In a community celebration, the trustees and director of the Bayport-Blue Point Library hosted the ground-breaking ceremony at the former St. Ursula Center’s front lawn on Friday, July …
In a community celebration, the trustees and director of the Bayport-Blue Point Library hosted the ground-breaking ceremony at the former St. Ursula Center’s front lawn on Friday, July 10.
Dramatically designed for the perfect photo ops, the front lawn had a patch of dirt dug out for various community leaders and elected officials to pose with gold-painted shovels.
Two sections were held for photo opportunities to maintain proper social distancing and minimize the crowd.
Nearly a year and half ago, the Bayport-Blue Point community overwhelmingly voted to purchase, refurbish, and rehome their library to the expansive and impressive St. Ursula Center on the corner of Middle Road and Blue Point Avenue.
“We’re very proud of this property, very proud of your support; a year and a half ago we had a public referendum and with a margin of almost 70 percent, the community let us know they wanted us to build a new home, a new future for our library here,” said library trustee Ronnie Devine, who campaigned vigorously for the new site.
Park East Construction, who is handling all the building in the interior and exterior of the site, has already started with heavy machinery to change the landscape of St. Ursula’s to fit the new vision drafted by BBS Architecture.
The central meeting area, to be a vast open reading space upon completion, once held large Catholic Mass services. Stripped of the mid-century oak-stained pews, the room was cavernous and imposing, with its dark-cherry, wood-colored ceiling. Some of the original stained-glass windows remained intact, while others were changed out to allow for more light in the massive space.
“The ability here to have a separate wing for the adult side and a separate wing for the children’s side will allow them to concentrate on those folks,” said Blue Point Community Civic Association head, Edward Silsbe. “Our current library, which is a nice library, has the main entrance go right through the children’s section.”
KJ Harry, a representative of the Blue Point Civic Association (formerly the Blue Point Civic Coalition), attended with her three sons, who were excited over the idea of a new public space. The Blue Point Civic Association was one of the fiercest advocates for the new library and worked in conjunction with the Johnny Mac Foundation to champion the new location.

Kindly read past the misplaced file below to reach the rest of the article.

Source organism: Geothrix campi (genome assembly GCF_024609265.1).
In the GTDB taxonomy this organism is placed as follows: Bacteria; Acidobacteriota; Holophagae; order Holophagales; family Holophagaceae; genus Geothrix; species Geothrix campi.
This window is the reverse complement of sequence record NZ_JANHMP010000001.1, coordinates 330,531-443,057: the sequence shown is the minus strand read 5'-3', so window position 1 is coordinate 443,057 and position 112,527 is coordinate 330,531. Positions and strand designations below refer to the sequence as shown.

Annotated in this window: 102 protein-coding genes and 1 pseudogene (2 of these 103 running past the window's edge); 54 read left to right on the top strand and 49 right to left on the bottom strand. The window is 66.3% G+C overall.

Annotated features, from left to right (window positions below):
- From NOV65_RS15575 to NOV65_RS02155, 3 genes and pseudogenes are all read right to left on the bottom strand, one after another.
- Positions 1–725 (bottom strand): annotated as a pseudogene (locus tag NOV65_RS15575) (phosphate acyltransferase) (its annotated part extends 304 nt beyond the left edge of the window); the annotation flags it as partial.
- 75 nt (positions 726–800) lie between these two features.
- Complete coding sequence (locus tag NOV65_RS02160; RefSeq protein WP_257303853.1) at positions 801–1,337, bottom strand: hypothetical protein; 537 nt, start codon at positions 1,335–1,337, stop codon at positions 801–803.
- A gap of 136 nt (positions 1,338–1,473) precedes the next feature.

The Johnny Mac Foundation, whose creation was tied directly to a vision of a community center in Blue Point, was particularly proud of the achievement and will have their central operations housed in a small cottage on the St. Ursula property.
“This ground-breaking is the culmination of many years of hopes and dreams, and a satisfying moment for us personally because it fulfills John’s wish,” said Jennifer McNamara, founder of the Johnny Mac Foundation.
Bayport-Blue Point Chamber president Carol Seitz Cusack was also in attendance, and added that the chamber is “delighted” that the community chose to relocate the library.
“We’re so excited because we work hand-in-hand with the library and civic associations, and in the future envision utilizing the new library for chamber meetings and events,” she added.
While widely celebrated, the new construction has run into problems, namely a sewage issue, but Legis. Rob Calarco (D-7th District) came to the rescue and was able to secure a $250,000 grant for the library to cover costs to address the problem.
Councilman Neil Foley (R-5th District), who was the first to introduce the plan to move the BBP Library to St. Ursula’s following the convent’s dire financial situation, said, “I am so proud of every group and every vote we had fighting for this vision to come to fruition. It is a testament to the bold pride Bayport-Blue Point has for preserving and growing their community.”